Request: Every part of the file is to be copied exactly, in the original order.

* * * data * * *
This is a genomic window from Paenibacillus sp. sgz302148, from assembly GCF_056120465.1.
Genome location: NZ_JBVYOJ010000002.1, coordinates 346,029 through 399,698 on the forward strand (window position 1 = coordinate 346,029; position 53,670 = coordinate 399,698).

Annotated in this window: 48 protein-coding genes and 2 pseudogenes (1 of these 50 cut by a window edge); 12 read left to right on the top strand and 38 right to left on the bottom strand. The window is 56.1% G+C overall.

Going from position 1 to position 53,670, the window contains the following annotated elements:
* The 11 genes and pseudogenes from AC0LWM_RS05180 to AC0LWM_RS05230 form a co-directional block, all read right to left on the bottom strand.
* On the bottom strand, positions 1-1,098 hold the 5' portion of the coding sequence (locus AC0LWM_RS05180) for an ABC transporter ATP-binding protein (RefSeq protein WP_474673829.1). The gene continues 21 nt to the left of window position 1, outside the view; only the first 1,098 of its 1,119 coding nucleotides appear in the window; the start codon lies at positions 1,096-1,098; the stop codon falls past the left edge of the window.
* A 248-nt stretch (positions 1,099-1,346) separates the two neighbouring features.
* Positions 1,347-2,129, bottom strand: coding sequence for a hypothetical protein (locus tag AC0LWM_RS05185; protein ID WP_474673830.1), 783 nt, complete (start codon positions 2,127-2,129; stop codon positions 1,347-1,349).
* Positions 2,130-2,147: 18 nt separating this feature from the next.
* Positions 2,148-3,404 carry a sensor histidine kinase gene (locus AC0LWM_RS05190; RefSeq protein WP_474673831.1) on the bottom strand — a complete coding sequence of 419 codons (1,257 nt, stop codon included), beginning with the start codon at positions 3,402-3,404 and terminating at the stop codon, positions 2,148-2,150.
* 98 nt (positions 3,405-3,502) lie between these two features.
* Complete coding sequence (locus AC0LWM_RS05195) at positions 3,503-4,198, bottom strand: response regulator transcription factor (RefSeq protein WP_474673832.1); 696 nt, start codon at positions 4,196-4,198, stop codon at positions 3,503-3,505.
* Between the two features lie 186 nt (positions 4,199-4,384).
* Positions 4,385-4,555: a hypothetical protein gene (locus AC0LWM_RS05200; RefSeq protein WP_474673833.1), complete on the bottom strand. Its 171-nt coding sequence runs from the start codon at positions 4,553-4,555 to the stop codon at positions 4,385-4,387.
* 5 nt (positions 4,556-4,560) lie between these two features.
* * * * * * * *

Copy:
This is a genomic window from Paenibacillus sp. sgz302148, from assembly GCF_056120465.1.
Genome location: NZ_JBVYOJ010000002.1, coordinates 346,029 through 399,698 on the forward strand (window position 1 = coordinate 346,029; position 53,670 = coordinate 399,698).

Annotated in this window: 48 protein-coding genes and 2 pseudogenes (1 of these 50 cut by a window edge); 12 read left to right on the top strand and 38 right to left on the bottom strand. The window is 56.1% G+C overall.

Going from position 1 to position 53,670, the window contains the following annotated elements:
* The 11 genes and pseudogenes from AC0LWM_RS05180 to AC0LWM_RS05230 form a co-directional block, all read right to left on the bottom strand.
* On the bottom strand, positions 1-1,098 hold the 5' portion of the coding sequence (locus AC0LWM_RS05180) for an ABC transporter ATP-binding protein (RefSeq protein WP_474673829.1). The gene continues 21 nt to the left of window position 1, outside the view; only the first 1,098 of its 1,119 coding nucleotides appear in the window; the start codon lies at positions 1,096-1,098; the stop codon falls past the left edge of the window.
* A 248-nt stretch (positions 1,099-1,346) separates the two neighbouring features.
* Positions 1,347-2,129, bottom strand: coding sequence for a hypothetical protein (locus tag AC0LWM_RS05185; protein ID WP_474673830.1), 783 nt, complete (start codon positions 2,127-2,129; stop codon positions 1,347-1,349).
* Positions 2,130-2,147: 18 nt separating this feature from the next.
* Positions 2,148-3,404 carry a sensor histidine kinase gene (locus AC0LWM_RS05190; RefSeq protein WP_474673831.1) on the bottom strand — a complete coding sequence of 419 codons (1,257 nt, stop codon included), beginning with the start codon at positions 3,402-3,404 and terminating at the stop codon, positions 2,148-2,150.
* 98 nt (positions 3,405-3,502) lie between these two features.
* Complete coding sequence (locus AC0LWM_RS05195) at positions 3,503-4,198, bottom strand: response regulator transcription factor (RefSeq protein WP_474673832.1); 696 nt, start codon at positions 4,196-4,198, stop codon at positions 3,503-3,505.
* Between the two features lie 186 nt (positions 4,199-4,384).
* Positions 4,385-4,555: a hypothetical protein gene (locus AC0LWM_RS05200; RefSeq protein WP_474673833.1), complete on the bottom strand. Its 171-nt coding sequence runs from the start codon at positions 4,553-4,555 to the stop codon at positions 4,385-4,387.
* 5 nt (positions 4,556-4,560) lie between these two features.